Bank Mergers: Anchor Banks’ Stocks Are ‘Valuation Traps’, Says Macquarie Capital
There’s no way investors should buy these state-run anchor banks just because they are cheap, says Macquarie.
Macquarie Capital Securities’ Suresh Ganapathy says that investors would be best advised to stay away from the stocks of state-run anchor banks, which are proposed to be merged with their smaller peers. The associate director at the investment research firm said these banks have “absolutely no potential” to generate value and they don’t provide any opportunity for investors.
“No way one should buy [shares of] these banks just because they are cheap. This is a valuation trap one would get into,” Ganapathy told BloombergQuint during an interview. “The operations are going to get severely affected in the next 12 months due to problems such as trade union issues and protests.”
On Friday, the government decided to merge 10 state-run banks into four, bringing down the total number of public sector lenders to 12 from 21. According to the government’s plan, Punjab National Bank will take over Oriental Bank of Commerce and United Bank; Canara Bank will take over Syndicate Bank; Union Bank of India will take over Andhra Bank and Corporation Bank; and Indian Bank will be merged with Allahabad Bank.
In a research report, Macquarie cited the example of Bank of Baroda’s merger, saying that resulted in a “total destruction” of shareholders’ value since the consolidation in September. The stock has declined 30 percent in one year. “We see something similar happening with the anchor banks such as Punjab National Bank, Canara Bank and Union Bank,” Ganapathy said.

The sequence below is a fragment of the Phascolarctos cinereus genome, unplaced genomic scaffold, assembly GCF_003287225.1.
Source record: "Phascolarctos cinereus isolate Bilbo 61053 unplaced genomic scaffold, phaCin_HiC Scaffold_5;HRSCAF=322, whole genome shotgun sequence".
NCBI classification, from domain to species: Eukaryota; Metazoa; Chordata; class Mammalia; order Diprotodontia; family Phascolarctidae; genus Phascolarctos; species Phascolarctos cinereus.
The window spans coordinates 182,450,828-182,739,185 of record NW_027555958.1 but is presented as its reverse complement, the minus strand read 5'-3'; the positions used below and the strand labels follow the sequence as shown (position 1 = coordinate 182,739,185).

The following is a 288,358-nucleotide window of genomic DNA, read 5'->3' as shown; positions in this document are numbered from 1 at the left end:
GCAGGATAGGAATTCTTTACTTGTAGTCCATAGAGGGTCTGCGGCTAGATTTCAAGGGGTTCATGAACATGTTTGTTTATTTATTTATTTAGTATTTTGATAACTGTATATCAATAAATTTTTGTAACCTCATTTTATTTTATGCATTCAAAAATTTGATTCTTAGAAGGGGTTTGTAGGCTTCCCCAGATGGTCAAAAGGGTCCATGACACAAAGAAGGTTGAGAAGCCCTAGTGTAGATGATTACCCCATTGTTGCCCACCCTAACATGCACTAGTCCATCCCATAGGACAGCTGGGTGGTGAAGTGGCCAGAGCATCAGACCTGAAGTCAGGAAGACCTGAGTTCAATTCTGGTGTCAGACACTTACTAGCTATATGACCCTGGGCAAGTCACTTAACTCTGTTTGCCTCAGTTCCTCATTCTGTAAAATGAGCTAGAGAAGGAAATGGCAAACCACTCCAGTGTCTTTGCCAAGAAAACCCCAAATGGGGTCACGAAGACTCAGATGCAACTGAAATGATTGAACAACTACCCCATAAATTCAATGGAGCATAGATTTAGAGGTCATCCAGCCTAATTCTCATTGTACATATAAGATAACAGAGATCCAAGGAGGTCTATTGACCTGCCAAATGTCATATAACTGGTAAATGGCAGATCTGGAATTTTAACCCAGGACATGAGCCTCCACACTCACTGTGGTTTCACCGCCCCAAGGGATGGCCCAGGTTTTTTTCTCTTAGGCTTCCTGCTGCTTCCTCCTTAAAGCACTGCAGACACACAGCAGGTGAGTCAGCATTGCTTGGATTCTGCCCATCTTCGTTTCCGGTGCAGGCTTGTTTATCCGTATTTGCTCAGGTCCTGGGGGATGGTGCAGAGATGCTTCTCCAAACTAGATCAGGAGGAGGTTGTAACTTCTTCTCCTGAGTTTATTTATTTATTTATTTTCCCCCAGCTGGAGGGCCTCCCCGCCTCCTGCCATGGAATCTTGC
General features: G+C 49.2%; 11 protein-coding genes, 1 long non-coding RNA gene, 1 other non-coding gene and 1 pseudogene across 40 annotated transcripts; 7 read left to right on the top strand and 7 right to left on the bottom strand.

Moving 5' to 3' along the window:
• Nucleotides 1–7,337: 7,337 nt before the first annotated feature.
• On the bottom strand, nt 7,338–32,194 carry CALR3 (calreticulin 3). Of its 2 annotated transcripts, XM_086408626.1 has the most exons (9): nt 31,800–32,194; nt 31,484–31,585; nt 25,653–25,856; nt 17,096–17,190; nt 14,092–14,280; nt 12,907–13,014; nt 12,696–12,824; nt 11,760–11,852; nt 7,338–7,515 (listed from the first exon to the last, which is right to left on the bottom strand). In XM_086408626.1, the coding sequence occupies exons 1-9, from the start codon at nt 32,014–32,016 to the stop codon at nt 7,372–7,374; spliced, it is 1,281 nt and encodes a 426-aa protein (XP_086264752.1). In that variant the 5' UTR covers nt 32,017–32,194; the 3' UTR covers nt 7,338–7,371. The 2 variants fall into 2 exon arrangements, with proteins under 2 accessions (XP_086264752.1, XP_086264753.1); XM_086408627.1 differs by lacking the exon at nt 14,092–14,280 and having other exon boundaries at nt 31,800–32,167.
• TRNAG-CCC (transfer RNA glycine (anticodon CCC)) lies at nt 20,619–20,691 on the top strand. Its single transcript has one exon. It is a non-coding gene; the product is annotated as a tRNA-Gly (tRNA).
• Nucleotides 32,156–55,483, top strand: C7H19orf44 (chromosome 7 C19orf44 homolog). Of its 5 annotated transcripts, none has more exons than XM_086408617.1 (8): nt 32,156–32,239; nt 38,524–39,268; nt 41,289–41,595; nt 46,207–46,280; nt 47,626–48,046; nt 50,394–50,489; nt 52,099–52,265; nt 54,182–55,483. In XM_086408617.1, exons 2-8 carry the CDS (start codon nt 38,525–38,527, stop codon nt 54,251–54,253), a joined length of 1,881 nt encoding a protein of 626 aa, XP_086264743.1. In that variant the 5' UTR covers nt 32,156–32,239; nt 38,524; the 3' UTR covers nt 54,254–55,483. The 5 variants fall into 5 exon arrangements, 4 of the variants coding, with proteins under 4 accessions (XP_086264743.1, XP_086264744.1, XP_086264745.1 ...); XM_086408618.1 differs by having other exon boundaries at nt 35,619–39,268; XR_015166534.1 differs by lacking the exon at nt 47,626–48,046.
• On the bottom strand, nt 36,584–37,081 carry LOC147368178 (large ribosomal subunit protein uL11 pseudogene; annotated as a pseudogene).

Edited excerpts of the interview:
How do you think of these bunched up mergers?
It is definitely a step in the right direction because the government doesn’t have the bandwidth to run so many public sector banks. Finding good quality top management to run these banks is proving to be a herculean task. It becomes easier to manage if you have seven-eight banks rather than twenty public sector banks.
But merely merging, ten banks into four is just creating another large weak banks. A whole lot of reforms are needed to make these banks more productive, so that taxpayers money is not burnt via capital infusions into these banks.
Do the combinations picked for mergers give any idea of the strategy, either to creats strong regional lenders? Or more pan-national banks?
There does not appear to be a theme because all these banks are homogeneous. What they have done is ensured that all of them are on similar technological presence. I don’t think there is any concept of having regional players.
For example, why have two really weak banks like Bank of Maharashtra and Punjab and Sind Bank left independent. These two banks have no reason to be stand-alone.
So, I don’t think there is any theme apart from the need to reduce the number of banks and make them more manageable.
Post merger, which banks look stronger and weaker. The one good thing is that more capital is being provided so they are all more comfortable on the CET-1 ratio.
Yes, post amalgamation and capital infusion, the average CET-1 for these banks is at 10.3-10.4 percent. That’s a reasonable number.